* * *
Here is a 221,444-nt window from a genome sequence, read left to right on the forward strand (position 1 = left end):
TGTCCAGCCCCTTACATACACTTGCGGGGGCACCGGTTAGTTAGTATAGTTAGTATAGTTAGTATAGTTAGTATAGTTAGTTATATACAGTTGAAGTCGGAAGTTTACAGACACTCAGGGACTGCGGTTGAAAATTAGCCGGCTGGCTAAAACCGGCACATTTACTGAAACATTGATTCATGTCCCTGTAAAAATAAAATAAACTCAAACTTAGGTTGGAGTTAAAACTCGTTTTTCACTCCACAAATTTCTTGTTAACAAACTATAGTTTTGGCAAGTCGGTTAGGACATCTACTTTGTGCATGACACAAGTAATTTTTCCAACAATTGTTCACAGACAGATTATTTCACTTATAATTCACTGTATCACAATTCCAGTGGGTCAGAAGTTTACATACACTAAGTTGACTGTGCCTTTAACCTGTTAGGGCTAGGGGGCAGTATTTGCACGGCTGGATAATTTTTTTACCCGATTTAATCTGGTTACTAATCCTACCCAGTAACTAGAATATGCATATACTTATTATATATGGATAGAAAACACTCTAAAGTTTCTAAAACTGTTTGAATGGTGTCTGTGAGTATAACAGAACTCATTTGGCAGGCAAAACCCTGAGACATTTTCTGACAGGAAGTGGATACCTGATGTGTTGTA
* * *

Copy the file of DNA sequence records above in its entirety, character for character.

Here is a 221,444-nt window from a genome sequence, read left to right on the forward strand (position 1 = left end):
TGTCCAGCCCCTTACATACACTTGCGGGGGCACCGGTTAGTTAGTATAGTTAGTATAGTTAGTATAGTTAGTATAGTTAGTTATATACAGTTGAAGTCGGAAGTTTACAGACACTCAGGGACTGCGGTTGAAAATTAGCCGGCTGGCTAAAACCGGCACATTTACTGAAACATTGATTCATGTCCCTGTAAAAATAAAATAAACTCAAACTTAGGTTGGAGTTAAAACTCGTTTTTCACTCCACAAATTTCTTGTTAACAAACTATAGTTTTGGCAAGTCGGTTAGGACATCTACTTTGTGCATGACACAAGTAATTTTTCCAACAATTGTTCACAGACAGATTATTTCACTTATAATTCACTGTATCACAATTCCAGTGGGTCAGAAGTTTACATACACTAAGTTGACTGTGCCTTTAACCTGTTAGGGCTAGGGGGCAGTATTTGCACGGCTGGATAATTTTTTTACCCGATTTAATCTGGTTACTAATCCTACCCAGTAACTAGAATATGCATATACTTATTATATATGGATAGAAAACACTCTAAAGTTTCTAAAACTGTTTGAATGGTGTCTGTGAGTATAACAGAACTCATTTGGCAGGCAAAACCCTGAGACATTTTCTGACAGGAAGTGGATACCTGATGTGTTGTA